It is with this in mind for recovery that the Biomaterials and Inflammation in Bone Site (BIOS) and Institute of Molecular Chemistry of Reims (ICMR) laboratories of the University of Reims Champagne-Ardenne have joined forces to study a panel of 10 species of ‘characteristic trees of north-eastern France: common beech, pedunculate oak, glutinous alder, wild cherry, sycamore maple, common ash, Canadian poplar (Robusta), European larch, common spruce, and aspen.
The bark was used for each tree species to produce a powder or “extract” through various chemical methods. Each extract was tested on a set of microorganisms, including bacteria and microscopic fungi. For this, a culture of the microorganism is mixed with the extract in different concentrations, and then, after 24 hours of incubation, the growth of the microorganisms is evaluated. Thus, it was observed that most microorganisms’ growth was inhibited for three of the ten extracts. These were pedunculate oak ( Quercus robur ), black alder ( Alnus glutinosa ), and wild cherry ( Prunus avium ).
The rest of the study focused on these three most promising species, aiming to assess the nature of the extracts’ antimicrobial effect. In other words: do bark extracts inhibit the growth of microorganisms (we will then speak of a bacteriostatic effect for bacteria or fungistatic for fungi), or do they go so far as to destroy these microorganisms (we will then speak of bactericidal or fungicidal effect)?
The tests carried out showed that the three extracts actually exhibited bactericidal and fungicidal activities on certain microorganisms. The extract, which then turned out to be the most interesting, is obtained from the cherry tree because it exhibited a lethal activity on nine of the strains of microorganisms tested. In particular, the cherry extract has shown a bactericidal action on pathogens belonging to the genera Enterococcus (urinary tract infections, endocarditis, etc.) and Listeria (listeriosis), but also, and especially on strains of Staphylococcus aureus, the infamous Staphylococcus aureus responsible for more than 14% of nosocomial infections. The antibacterial effect of cherry was observed even for relatively low extract concentrations.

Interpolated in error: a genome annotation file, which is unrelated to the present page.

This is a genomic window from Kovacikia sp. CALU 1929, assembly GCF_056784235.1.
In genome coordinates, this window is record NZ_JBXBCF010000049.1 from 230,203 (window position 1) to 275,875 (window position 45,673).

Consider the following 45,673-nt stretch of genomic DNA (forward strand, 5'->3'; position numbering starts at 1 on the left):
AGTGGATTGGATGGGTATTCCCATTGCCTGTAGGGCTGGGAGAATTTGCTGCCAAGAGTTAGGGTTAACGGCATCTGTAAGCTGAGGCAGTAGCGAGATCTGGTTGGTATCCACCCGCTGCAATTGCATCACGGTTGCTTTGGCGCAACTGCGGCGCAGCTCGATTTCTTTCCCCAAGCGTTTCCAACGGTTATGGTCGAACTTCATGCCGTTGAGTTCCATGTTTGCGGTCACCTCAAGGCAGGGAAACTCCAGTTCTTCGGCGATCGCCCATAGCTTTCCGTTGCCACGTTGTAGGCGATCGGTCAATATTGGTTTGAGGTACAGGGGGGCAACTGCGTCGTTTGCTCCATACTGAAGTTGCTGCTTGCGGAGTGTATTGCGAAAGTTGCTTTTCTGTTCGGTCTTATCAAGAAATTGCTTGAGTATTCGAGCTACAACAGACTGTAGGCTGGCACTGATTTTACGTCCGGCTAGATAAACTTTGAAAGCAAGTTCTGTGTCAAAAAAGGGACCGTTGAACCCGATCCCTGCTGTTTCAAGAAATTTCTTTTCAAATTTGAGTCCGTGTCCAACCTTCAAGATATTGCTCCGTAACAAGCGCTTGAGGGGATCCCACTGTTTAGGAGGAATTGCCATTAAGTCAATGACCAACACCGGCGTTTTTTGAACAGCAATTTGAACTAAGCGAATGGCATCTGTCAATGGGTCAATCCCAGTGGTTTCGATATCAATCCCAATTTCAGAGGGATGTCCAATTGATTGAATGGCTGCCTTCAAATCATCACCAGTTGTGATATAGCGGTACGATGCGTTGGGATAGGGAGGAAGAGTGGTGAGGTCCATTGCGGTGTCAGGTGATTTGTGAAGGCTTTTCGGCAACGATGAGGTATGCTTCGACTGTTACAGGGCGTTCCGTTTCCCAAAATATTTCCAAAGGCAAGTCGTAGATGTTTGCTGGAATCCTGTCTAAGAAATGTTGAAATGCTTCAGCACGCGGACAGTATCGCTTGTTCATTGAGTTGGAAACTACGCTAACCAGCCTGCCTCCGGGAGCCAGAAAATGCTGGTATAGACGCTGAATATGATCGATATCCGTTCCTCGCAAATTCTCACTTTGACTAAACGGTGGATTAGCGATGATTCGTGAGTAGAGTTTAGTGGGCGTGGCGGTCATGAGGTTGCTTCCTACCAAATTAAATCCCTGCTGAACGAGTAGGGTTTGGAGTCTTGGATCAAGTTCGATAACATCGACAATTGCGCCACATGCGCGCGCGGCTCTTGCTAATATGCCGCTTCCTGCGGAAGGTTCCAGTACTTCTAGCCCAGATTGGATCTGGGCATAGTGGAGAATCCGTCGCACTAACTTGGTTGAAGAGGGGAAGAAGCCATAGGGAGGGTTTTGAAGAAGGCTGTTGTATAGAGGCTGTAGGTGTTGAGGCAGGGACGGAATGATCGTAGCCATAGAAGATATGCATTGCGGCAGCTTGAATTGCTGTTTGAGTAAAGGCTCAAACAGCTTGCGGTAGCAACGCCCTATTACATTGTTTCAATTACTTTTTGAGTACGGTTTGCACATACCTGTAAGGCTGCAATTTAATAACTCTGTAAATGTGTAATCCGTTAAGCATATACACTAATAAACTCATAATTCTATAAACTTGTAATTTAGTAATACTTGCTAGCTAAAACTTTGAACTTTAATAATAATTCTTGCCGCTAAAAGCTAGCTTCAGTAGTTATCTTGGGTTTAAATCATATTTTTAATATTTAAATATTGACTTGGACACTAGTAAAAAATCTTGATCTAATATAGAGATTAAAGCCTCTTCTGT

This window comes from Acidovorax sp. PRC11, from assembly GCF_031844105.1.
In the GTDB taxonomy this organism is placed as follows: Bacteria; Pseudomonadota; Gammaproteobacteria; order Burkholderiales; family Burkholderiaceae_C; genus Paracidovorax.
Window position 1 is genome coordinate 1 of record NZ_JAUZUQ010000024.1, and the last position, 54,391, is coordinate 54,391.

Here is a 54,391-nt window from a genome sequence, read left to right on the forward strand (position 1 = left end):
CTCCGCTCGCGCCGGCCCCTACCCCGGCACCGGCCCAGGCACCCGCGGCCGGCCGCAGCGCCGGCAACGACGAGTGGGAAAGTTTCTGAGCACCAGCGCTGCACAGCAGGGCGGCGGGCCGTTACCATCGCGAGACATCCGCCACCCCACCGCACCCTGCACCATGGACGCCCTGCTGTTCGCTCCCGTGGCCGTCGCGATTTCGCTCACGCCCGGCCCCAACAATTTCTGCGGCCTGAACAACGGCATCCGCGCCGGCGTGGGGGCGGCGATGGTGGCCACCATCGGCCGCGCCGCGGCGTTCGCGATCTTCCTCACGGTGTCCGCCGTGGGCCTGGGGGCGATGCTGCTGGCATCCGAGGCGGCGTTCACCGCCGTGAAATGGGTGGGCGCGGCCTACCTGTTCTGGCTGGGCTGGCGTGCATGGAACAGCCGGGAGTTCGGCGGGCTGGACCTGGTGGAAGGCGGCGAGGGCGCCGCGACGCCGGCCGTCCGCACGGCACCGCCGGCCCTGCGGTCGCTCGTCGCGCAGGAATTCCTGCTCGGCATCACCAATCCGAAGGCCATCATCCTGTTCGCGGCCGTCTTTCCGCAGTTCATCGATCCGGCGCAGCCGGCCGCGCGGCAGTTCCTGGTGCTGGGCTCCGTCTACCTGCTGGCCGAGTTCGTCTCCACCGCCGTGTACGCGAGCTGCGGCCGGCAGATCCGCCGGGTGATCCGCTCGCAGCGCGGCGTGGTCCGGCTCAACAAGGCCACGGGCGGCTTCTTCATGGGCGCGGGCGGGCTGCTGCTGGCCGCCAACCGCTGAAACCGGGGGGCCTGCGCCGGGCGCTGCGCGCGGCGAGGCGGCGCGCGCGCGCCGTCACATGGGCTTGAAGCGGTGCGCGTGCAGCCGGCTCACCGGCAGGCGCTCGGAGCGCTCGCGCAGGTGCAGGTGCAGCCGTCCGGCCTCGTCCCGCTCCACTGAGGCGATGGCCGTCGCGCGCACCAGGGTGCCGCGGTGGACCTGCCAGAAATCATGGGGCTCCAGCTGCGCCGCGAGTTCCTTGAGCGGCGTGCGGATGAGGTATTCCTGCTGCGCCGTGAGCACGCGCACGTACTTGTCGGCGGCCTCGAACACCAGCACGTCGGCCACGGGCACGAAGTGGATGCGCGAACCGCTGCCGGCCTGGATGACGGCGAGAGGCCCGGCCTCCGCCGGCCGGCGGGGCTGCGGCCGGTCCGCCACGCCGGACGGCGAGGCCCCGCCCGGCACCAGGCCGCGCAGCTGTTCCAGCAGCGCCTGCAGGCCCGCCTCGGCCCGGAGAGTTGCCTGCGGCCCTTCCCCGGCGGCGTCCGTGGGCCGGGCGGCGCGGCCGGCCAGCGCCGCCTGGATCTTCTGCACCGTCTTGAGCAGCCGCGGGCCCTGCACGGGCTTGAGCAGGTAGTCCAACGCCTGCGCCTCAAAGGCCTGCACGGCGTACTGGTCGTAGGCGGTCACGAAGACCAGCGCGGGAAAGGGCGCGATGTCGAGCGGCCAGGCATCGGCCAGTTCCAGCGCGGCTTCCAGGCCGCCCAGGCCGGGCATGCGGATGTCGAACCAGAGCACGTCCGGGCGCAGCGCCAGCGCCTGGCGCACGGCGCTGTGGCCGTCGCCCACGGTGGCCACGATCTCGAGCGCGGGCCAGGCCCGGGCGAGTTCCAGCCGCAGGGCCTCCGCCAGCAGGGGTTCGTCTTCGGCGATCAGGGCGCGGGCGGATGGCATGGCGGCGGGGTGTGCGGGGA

Natural molecules preventing the formation of biofilm.
However, the problem with antibacterial agents stems from their deleterious effects when not used correctly, particularly by leading to the formation of biofilm. Therefore, it appeared essential to verify whether the extract of wild cherry, at low doses, did not promote the formation of biofilm by staphylococci aureus. For this, Staphylococcus aureus cultures were mixed with the extract, and then the amount of biofilm formed on the plastic walls was analyzed. It was thus observed that, even at low concentrations, the extract of cherry tree did not cause the appearance of biofilm, but that, on the contrary, it made it possible to prevent its formation appreciably.
On the strength of these engaging results, the investigations then focused on identifying the molecule at the origin of these antibacterial and antibiofilm effects. Nuclear magnetic resonance analyses made it possible to identify around fifteen molecules present in the wild cherry extract, and the extract was then broken down into fractions containing the various molecules. Additional tests showed that the fractions with the strongest antibacterial and antibiofilm effects contained a particular chemical species: dihydro wogonin, a molecule belonging to the class of flavonoids, a group of molecules known for its antimicrobial effects.
The discovery of new molecules of interest is an essential asset when infections are more and more complex to treat. The plant and renewable origin of dihydro wogonin is an additional argument that encourages research around these resources. Other tree species potentially harboring effective molecules whose role to play in the fight against multidrug-resistant pathogens could prove to be crucial in the years to come.